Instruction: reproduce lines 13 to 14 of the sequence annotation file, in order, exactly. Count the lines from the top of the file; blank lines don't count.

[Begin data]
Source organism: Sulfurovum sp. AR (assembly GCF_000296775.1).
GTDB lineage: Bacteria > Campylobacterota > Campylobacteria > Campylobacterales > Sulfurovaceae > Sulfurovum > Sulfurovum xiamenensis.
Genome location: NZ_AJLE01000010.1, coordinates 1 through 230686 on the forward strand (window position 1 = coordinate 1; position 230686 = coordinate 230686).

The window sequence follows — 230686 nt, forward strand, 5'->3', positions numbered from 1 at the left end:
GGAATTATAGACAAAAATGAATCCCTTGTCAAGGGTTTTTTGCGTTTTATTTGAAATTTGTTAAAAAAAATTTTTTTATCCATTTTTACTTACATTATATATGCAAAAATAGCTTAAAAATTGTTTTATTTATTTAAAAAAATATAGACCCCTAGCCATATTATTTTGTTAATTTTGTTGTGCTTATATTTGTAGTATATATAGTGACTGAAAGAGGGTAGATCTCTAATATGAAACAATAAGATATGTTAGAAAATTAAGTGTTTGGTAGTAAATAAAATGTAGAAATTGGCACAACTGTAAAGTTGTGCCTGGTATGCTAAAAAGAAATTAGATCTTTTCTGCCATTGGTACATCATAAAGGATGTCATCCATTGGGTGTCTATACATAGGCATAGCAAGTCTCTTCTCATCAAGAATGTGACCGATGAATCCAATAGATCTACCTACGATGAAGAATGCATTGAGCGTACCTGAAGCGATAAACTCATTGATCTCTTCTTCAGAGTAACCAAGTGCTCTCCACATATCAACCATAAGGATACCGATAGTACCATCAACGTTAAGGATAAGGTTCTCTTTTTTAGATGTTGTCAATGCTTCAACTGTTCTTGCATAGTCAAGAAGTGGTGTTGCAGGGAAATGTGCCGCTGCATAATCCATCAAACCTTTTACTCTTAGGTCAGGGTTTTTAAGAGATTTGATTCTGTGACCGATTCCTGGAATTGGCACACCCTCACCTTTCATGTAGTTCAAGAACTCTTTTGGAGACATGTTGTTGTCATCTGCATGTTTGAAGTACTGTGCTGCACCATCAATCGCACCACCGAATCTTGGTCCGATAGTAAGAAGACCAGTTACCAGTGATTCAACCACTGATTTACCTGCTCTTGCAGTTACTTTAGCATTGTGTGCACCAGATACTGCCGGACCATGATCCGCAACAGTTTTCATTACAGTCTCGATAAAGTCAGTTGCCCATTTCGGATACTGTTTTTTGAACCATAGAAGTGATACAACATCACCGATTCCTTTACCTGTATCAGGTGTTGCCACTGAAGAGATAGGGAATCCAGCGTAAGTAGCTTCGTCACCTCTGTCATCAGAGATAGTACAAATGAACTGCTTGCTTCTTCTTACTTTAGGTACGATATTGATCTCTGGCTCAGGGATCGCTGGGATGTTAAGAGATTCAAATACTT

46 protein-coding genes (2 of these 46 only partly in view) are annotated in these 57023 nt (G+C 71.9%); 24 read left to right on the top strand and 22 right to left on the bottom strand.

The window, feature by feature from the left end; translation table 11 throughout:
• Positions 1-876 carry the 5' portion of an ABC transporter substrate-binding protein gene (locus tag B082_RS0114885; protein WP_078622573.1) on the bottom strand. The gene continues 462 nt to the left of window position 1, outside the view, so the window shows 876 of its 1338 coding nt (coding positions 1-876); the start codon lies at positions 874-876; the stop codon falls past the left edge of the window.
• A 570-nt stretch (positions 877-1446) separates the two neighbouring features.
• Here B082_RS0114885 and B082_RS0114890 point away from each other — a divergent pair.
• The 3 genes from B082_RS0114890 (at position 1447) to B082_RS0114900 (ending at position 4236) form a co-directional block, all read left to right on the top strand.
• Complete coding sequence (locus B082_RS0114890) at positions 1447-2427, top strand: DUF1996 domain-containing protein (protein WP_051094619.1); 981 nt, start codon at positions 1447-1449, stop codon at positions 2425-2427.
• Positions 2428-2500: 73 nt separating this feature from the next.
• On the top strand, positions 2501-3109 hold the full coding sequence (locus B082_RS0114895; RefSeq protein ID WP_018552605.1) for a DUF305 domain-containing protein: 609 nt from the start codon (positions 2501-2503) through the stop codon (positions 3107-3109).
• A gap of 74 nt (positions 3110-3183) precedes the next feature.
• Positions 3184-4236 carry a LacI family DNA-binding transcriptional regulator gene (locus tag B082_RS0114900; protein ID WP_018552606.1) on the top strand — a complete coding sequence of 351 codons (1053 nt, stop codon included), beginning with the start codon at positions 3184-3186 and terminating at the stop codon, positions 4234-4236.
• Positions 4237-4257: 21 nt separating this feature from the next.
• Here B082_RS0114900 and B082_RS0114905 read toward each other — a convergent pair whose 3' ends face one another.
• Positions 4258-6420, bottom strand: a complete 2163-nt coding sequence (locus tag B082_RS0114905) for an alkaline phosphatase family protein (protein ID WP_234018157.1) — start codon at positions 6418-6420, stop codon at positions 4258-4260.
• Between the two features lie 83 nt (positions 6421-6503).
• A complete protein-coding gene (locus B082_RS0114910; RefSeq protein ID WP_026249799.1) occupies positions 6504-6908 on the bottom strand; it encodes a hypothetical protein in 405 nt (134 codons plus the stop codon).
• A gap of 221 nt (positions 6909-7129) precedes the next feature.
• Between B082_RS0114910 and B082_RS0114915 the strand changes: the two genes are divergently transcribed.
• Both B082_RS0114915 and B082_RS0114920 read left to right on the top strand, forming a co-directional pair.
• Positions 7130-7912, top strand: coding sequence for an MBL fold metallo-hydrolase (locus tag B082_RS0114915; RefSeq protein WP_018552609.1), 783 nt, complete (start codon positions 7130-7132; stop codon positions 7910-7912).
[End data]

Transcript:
• Positions 2428-2500: 73 nt separating this feature from the next.
• On the top strand, positions 2501-3109 hold the full coding sequence (locus B082_RS0114895; RefSeq protein ID WP_018552605.1) for a DUF305 domain-containing protein: 609 nt from the start codon (positions 2501-2503) through the stop codon (positions 3107-3109).